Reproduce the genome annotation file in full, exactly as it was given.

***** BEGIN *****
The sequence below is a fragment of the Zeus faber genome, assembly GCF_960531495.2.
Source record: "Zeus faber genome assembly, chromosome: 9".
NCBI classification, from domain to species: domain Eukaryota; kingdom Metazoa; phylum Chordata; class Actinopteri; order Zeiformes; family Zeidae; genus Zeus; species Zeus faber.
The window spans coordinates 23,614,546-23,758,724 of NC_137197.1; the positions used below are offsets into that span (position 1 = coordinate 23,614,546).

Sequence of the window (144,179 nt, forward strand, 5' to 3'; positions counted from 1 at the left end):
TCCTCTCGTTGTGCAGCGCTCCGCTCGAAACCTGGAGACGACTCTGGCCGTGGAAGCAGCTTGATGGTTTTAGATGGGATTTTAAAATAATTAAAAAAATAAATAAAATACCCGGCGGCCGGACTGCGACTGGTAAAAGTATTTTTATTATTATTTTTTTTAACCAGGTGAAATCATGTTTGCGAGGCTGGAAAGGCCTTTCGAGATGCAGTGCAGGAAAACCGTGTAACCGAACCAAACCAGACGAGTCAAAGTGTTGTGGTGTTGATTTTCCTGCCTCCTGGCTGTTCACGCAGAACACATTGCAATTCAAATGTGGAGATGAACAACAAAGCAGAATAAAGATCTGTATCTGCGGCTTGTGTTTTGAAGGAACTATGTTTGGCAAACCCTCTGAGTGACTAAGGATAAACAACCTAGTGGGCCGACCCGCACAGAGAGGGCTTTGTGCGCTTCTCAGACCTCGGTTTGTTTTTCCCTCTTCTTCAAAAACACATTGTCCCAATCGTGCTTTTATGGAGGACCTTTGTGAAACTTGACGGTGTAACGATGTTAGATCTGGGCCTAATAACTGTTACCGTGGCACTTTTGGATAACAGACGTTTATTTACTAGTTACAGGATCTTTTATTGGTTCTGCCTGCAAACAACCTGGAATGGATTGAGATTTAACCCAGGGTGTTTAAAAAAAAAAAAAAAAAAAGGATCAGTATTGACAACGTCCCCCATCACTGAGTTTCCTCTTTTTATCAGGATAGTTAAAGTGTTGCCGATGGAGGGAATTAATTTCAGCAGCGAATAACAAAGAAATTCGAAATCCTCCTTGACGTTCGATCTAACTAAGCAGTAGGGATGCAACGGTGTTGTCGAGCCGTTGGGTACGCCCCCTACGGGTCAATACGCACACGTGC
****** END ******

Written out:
The sequence below is a fragment of the Zeus faber genome, assembly GCF_960531495.2.
Source record: "Zeus faber genome assembly, chromosome: 9".
NCBI classification, from domain to species: domain Eukaryota; kingdom Metazoa; phylum Chordata; class Actinopteri; order Zeiformes; family Zeidae; genus Zeus; species Zeus faber.
The window spans coordinates 23,614,546-23,758,724 of NC_137197.1; the positions used below are offsets into that span (position 1 = coordinate 23,614,546).

Sequence of the window (144,179 nt, forward strand, 5' to 3'; positions counted from 1 at the left end):
TCCTCTCGTTGTGCAGCGCTCCGCTCGAAACCTGGAGACGACTCTGGCCGTGGAAGCAGCTTGATGGTTTTAGATGGGATTTTAAAATAATTAAAAAAATAAATAAAATACCCGGCGGCCGGACTGCGACTGGTAAAAGTATTTTTATTATTATTTTTTTTAACCAGGTGAAATCATGTTTGCGAGGCTGGAAAGGCCTTTCGAGATGCAGTGCAGGAAAACCGTGTAACCGAACCAAACCAGACGAGTCAAAGTGTTGTGGTGTTGATTTTCCTGCCTCCTGGCTGTTCACGCAGAACACATTGCAATTCAAATGTGGAGATGAACAACAAAGCAGAATAAAGATCTGTATCTGCGGCTTGTGTTTTGAAGGAACTATGTTTGGCAAACCCTCTGAGTGACTAAGGATAAACAACCTAGTGGGCCGACCCGCACAGAGAGGGCTTTGTGCGCTTCTCAGACCTCGGTTTGTTTTTCCCTCTTCTTCAAAAACACATTGTCCCAATCGTGCTTTTATGGAGGACCTTTGTGAAACTTGACGGTGTAACGATGTTAGATCTGGGCCTAATAACTGTTACCGTGGCACTTTTGGATAACAGACGTTTATTTACTAGTTACAGGATCTTTTATTGGTTCTGCCTGCAAACAACCTGGAATGGATTGAGATTTAACCCAGGGTGTTTAAAAAAAAAAAAAAAAAAAGGATCAGTATTGACAACGTCCCCCATCACTGAGTTTCCTCTTTTTATCAGGATAGTTAAAGTGTTGCCGATGGAGGGAATTAATTTCAGCAGCGAATAACAAAGAAATTCGAAATCCTCCTTGACGTTCGATCTAACTAAGCAGTAGGGATGCAACGGTGTTGTCGAGCCGTTGGGTACGCCCCCTACGGGTCAATACGCACACGTGC